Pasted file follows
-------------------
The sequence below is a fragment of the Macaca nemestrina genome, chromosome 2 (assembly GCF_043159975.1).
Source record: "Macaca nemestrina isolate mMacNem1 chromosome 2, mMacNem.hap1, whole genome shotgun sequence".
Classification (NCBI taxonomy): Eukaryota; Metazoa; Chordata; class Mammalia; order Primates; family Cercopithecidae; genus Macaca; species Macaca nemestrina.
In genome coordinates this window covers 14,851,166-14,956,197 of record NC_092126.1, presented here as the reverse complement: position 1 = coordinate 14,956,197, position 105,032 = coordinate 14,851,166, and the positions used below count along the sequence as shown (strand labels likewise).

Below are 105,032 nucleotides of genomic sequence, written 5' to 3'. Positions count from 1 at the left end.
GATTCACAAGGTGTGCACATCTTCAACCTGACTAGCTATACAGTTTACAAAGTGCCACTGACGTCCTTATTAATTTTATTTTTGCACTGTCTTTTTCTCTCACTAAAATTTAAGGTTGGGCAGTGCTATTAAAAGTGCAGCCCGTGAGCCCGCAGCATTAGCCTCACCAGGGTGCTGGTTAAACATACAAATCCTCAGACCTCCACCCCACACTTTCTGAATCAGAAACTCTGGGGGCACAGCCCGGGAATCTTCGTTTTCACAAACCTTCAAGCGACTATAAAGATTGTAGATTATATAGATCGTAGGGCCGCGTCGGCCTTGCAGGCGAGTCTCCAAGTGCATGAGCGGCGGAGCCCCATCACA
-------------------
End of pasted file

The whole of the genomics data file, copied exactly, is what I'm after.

The sequence below is a fragment of the Macaca nemestrina genome, chromosome 2 (assembly GCF_043159975.1).
Source record: "Macaca nemestrina isolate mMacNem1 chromosome 2, mMacNem.hap1, whole genome shotgun sequence".
Classification (NCBI taxonomy): Eukaryota; Metazoa; Chordata; class Mammalia; order Primates; family Cercopithecidae; genus Macaca; species Macaca nemestrina.
In genome coordinates this window covers 14,851,166-14,956,197 of record NC_092126.1, presented here as the reverse complement: position 1 = coordinate 14,956,197, position 105,032 = coordinate 14,851,166, and the positions used below count along the sequence as shown (strand labels likewise).

Below are 105,032 nucleotides of genomic sequence, written 5' to 3'. Positions count from 1 at the left end.
GATTCACAAGGTGTGCACATCTTCAACCTGACTAGCTATACAGTTTACAAAGTGCCACTGACGTCCTTATTAATTTTATTTTTGCACTGTCTTTTTCTCTCACTAAAATTTAAGGTTGGGCAGTGCTATTAAAAGTGCAGCCCGTGAGCCCGCAGCATTAGCCTCACCAGGGTGCTGGTTAAACATACAAATCCTCAGACCTCCACCCCACACTTTCTGAATCAGAAACTCTGGGGGCACAGCCCGGGAATCTTCGTTTTCACAAACCTTCAAGCGACTATAAAGATTGTAGATTATATAGATCGTAGGGCCGCGTCGGCCTTGCAGGCGAGTCTCCAAGTGCATGAGCGGCGGAGCCCCATCACA